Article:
7. Clinical Implications

Current guidelines for the diagnosis and treatment of HF state that all patients should be screened for iron deficiency and anaemia, a class I recommendation based mostly on expert opinion (level of evidence: C). Patient who remain symptomatic in NYHA classes II-IV may benefit from iron supplementation, preferable via the IV route. In our clinic, we currently administer iron according to the iron deficit calculated using Ganzoni’s formula [46], i.e., the iron deficit in mg is calculated from the equation: body weight (kg) × [15 − actual haemoglobin (g/dL)] × 2.4 + 500. Usually, the required dose of iron is around 1000 mg, which should prompt IV administration. Only few IV iron formulations, however, can be given in high doses that permit repletion of iron stores in a reasonable time frame. Our clinical experience shows that about half of patients treated with such regimen display an increase in their peak VO2 value.

8. Conclusions and Outlook

Absolute or functional iron deficiency of total body iron is a common situation in patients with HF with and without anaemia. Iron deficiency is often accompanied by reduced exercise tolerance and reduced peak oxygen uptake. In patients with HF, untreated iron deficiency may result in anaemia and worsening NYHA class. IV iron administration may help to alleviate clinical symptoms, however, effects on mortality have not been studied so far.

Several studies with IV iron as well as with oral iron agents are currently ongoing. For example, one study aims to analyze IV iron sucrose in patients with chronic HF and chronic kidney disease (Intravenous Iron in Patients With Severe Chronic Heart Failure and Chronic Kidney Disease [47]). The aim of this trial is to assess the efficiency of IV iron therapy in the management of mild to moderate anaemia associated with chronic HF (NYHA III class) and moderate chronic kidney disease. Another ongoing study the IRON-HF [48] study aims to analyze the effects of different iron supplementation regimens (iron sucrose IV 200 mg once a week for 5 weeks or oral ferrous sulfate 200 mg twice daily for 8 weeks) on parameters of functional capacity in iron deficient patients with HF and anaemia. However, many questions remain and require further research. We look forward to future studies to answer important questions about the use of iron agents in cardiovascular diseases.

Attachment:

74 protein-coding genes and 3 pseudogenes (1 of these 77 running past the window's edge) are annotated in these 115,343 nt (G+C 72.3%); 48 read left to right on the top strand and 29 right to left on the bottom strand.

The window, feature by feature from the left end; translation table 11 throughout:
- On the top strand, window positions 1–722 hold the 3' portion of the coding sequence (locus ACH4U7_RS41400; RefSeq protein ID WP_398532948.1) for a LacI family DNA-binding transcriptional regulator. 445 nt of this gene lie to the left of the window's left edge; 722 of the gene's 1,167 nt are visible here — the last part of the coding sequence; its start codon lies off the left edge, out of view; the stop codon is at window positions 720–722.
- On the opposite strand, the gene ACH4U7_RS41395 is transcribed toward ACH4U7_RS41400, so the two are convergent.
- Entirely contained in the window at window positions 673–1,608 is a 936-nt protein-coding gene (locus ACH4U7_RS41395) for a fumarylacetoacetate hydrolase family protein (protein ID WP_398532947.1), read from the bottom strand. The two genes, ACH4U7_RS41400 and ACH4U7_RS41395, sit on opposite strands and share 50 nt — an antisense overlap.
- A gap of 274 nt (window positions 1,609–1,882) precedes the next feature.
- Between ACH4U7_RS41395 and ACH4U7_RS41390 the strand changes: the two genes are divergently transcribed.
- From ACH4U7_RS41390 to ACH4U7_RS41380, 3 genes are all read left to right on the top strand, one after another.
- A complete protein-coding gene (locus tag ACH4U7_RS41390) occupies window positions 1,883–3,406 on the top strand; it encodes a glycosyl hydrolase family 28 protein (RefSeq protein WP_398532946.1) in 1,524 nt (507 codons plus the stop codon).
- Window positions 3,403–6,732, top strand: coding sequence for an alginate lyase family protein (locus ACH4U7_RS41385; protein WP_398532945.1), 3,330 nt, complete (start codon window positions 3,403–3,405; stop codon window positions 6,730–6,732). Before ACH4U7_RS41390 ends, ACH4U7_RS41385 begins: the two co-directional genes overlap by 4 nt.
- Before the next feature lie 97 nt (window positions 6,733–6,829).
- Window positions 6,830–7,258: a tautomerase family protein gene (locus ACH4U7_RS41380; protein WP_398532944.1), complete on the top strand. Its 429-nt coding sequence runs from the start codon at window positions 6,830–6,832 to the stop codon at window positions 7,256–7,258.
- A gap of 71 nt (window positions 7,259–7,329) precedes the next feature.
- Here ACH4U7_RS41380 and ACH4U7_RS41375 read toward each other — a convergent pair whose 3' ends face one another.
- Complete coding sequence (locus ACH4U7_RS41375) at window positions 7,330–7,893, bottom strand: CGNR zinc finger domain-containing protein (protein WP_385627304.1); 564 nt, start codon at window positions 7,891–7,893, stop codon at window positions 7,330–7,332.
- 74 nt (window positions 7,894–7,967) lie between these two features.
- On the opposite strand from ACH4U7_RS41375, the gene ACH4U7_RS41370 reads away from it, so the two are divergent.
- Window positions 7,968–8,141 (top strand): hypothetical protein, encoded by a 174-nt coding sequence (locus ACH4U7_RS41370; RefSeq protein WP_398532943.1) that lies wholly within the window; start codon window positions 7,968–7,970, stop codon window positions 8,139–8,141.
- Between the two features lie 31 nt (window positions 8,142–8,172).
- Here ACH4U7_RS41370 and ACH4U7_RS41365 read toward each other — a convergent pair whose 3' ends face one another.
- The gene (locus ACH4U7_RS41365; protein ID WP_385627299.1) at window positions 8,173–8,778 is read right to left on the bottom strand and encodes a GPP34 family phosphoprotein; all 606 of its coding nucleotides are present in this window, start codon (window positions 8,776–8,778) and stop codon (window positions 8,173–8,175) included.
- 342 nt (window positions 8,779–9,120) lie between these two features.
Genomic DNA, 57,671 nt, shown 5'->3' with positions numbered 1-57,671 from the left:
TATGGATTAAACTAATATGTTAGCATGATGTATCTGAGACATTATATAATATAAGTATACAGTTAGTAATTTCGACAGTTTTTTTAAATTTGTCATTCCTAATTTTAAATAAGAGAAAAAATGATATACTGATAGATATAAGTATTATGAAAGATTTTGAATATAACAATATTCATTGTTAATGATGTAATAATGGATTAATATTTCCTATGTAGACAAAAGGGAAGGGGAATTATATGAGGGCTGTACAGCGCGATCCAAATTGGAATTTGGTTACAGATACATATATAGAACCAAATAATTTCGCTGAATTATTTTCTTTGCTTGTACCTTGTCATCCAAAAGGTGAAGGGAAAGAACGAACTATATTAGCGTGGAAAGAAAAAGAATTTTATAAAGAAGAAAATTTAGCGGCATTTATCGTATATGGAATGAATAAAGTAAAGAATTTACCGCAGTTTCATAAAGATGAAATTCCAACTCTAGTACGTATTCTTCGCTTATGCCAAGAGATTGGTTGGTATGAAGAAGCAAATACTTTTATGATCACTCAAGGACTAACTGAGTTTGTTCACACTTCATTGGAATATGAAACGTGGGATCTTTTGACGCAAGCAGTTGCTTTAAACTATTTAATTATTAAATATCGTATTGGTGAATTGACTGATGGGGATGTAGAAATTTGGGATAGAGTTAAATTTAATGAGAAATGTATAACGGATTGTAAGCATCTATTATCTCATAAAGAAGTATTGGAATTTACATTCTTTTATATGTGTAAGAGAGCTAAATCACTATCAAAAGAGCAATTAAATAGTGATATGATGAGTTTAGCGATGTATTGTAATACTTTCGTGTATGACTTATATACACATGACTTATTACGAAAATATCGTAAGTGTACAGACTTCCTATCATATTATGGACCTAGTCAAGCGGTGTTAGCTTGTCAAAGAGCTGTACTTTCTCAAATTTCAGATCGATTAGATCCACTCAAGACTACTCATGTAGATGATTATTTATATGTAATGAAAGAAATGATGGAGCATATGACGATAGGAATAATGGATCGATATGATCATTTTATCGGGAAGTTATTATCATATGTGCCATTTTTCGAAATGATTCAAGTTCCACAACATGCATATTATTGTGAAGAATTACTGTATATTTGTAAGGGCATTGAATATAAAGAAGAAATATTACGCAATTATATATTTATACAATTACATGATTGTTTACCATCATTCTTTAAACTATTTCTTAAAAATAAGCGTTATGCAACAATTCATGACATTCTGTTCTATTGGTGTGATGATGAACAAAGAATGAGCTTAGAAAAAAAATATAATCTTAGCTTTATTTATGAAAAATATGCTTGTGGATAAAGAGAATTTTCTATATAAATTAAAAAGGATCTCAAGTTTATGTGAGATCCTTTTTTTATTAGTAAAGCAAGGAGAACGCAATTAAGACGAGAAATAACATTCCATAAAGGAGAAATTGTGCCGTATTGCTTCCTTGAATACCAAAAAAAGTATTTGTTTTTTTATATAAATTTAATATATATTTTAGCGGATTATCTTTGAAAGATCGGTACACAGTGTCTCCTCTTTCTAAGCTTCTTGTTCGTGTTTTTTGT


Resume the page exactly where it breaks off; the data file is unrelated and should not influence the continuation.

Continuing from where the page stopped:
Conflicts of Interest

The authors declare no conflict of interest.

References

  1. Jelani, Q.U.; Katz, S.D. Treatment of anemia in heart failure: Potential risks and benefits of intravenous iron therapy in cardiovascular disease. Cardiol. Rev. 2010, 18, 240–250. [Google Scholar] [CrossRef]
  2. Toblli, J.E.; Silverberg, D.S.; di Gennaro, F.; Duarte, P.; Facchini, M.; Angerosa, M. Iron Metabolism. In Cardio-Renal Anaemia Syndrome CRAS Basics and Clinical Aspects, 1st ed.; Publicaciones Latinoamericanas: Buenos Aires, Argentina, 2008. [Google Scholar]
  3. Okonko, D.O.; Mandal, A.K.; Missouris, C.G.; Poole-Wilson, P.A. Disordered iron homeostasis in chronic heart failure: Prevalence, predictors, and relation to anemia, exercise capacity, and survival. J. Am. Coll. Cardiol. 2011, 58, 1241–1251. [Google Scholar] [CrossRef]
  4. Klip, I.T.; Comin-Colet, J.; Voors, A.A.; Ponikowski, P.; Enjuanes, C.; Banasiak, W.; Lok, D.J.; Rosentryt, P.; Torrens, A.; Polonski, L.; et al. Iron deficiency in chronic heart failure: An international pooled analysis. Am. Heart J. 2013, 165, 575–582. [Google Scholar] [CrossRef]
  5. Jankowska, E.A.; von Haehling, S.; Anker, S.D.; Macdougall, I.C.; Ponikowski, P. Iron deficiency and heart failure: Diagnostic dilemmas and therapeutic perspectives. Eur. Heart J. 2013, 34, 816–829. [Google Scholar] [CrossRef]
  6. Groenveld, H.F.; Januzzi, J.L.; Damman, K.; van Wijngaarden, J.; Hillege, H.L.; van Veldhuisen, D.J.; van der Meer, P. Anemia and mortality in heart failure patients a systematic review and meta-analysis. J. Am. Coll. Cardiol. 2008, 52, 818–827. [Google Scholar] [CrossRef]
  7. Jankowska, E.A.; Malyszko, J.; Ardehali, H.; Koc-Zorawska, E.; Banasiak, W.; von Haehling, S.; Macdougall, I.C.; Weiss, G.; McMurray, J.J.; Anker, S.D.; et al. Iron status in patients with chronic heart failure. Eur. Heart J. 2013, 34, 827–834. [Google Scholar] [CrossRef]
  8. Anker, S.D.; Colet, J.C.; Filippatos, G.; Willenheimer, R.; Dickstein, K.; Drexler, H.; Lüscher, T.F.; Bart, B.; Banasiak, W.; Niegowska, J.; et al. Ferric carboxymaltose in patients with heart failure and iron deficiency. N. Engl. J. Med. 2009, 361, 2436–2448. [Google Scholar] [CrossRef]
  9. Ezekowitz, J.A.; McAlister, F.A.; Armstrong, P.W. Anemia is common in heart failure and is associated with poor outcomes: Insights from a cohort of 12 065 patients with new-onset heart failure. Circulation 2003, 107, 223–225. [Google Scholar] [CrossRef]